There are two major problems that can be identified which explain why this debate can be potentially rich for the Con side.  First, the health effects of consuming GMOs may not be well known.  The science is relatively new and the long term effects may be unknown or hidden.  Even if, within the context of present scholarship, there are no known harms arising from consumption of GMOs, there are no comprehensive sets of regulations to ensure that the highest standards of safety are maintained in developing and testing new GMOs and once GMOs are introduced to the "wild" it is difficult if not impossible to control their spread. Also, in light of potential harms, it can be argued the public has a right to know when they could potentially be consuming GMOs and often the regulations covering food product labeling is inconsistent across markets and around the world.

A second major source of contention is the fact that GMOs are manufactured products which U.S. courts have allowed corporations to patent.  With the patents in place, large corporations can market their products exclusively and retain all rights to the genetic structure.  This is extremely controversial, in that living organisms can be patented.  Even more troubling is the fact that when these genetically modified products spawn or reproduce, the off-spring carry the patented genetic material owned by the manufacturer.  As a result, a farmer's non-GMO crops may cross-pollinate with GMO products and the farmer can lose his rights to his crops based on the fact that patented technology exists in his crops.  Seeds which come from the cross-pollinated crops can then be seized by the corporation under patent law.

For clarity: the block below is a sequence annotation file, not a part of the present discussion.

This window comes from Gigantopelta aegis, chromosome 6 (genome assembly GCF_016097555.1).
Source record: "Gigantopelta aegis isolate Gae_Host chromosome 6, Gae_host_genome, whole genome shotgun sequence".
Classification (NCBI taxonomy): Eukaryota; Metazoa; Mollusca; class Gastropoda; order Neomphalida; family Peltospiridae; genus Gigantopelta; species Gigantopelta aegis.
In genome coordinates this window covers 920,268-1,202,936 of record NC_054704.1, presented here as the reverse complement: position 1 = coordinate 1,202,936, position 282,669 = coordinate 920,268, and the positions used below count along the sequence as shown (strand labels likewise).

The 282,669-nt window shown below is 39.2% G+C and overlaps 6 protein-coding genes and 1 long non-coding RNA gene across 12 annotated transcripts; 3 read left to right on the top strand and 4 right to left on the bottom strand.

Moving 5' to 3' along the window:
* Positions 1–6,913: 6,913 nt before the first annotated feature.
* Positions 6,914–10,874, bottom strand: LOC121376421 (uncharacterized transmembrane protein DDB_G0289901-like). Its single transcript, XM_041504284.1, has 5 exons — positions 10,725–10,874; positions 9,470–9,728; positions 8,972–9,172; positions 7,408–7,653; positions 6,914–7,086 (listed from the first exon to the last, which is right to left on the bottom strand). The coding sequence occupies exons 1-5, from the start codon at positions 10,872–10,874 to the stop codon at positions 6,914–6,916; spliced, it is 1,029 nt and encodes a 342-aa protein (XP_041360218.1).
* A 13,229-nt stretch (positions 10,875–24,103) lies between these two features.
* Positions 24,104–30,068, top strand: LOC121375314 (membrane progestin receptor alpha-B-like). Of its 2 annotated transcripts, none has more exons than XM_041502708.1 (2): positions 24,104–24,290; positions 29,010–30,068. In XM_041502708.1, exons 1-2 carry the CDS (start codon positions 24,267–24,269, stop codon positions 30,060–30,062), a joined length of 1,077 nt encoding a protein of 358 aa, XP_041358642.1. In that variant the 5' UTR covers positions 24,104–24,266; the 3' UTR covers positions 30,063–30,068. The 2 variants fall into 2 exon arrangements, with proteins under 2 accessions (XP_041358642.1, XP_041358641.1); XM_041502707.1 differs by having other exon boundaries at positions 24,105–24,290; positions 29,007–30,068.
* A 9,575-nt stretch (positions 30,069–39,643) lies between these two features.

Examining the Resolution

The resolution begins with the words "on balance".  As we have seen many times in the past, this demands that the Pro side must establish a comparative framework, where, as the resolution demands, the advantages (benefits) are evaluated against the disadvantages (harms).  Of course the Pro will show a positive outcome.

The "benefits" are advantages or gains. While this should not necessarily carry any kind of contested meaning, we can generally hold that genetically modified foods produce benefits if they yield gains or advantages over non-use of GMOs. Of course the same standard can be applied to harms which I will address shortly.

Genetically modified foods are those products I discussed in the introduction, above. There will be more discussion about these when the various Pro and Con positions are presented.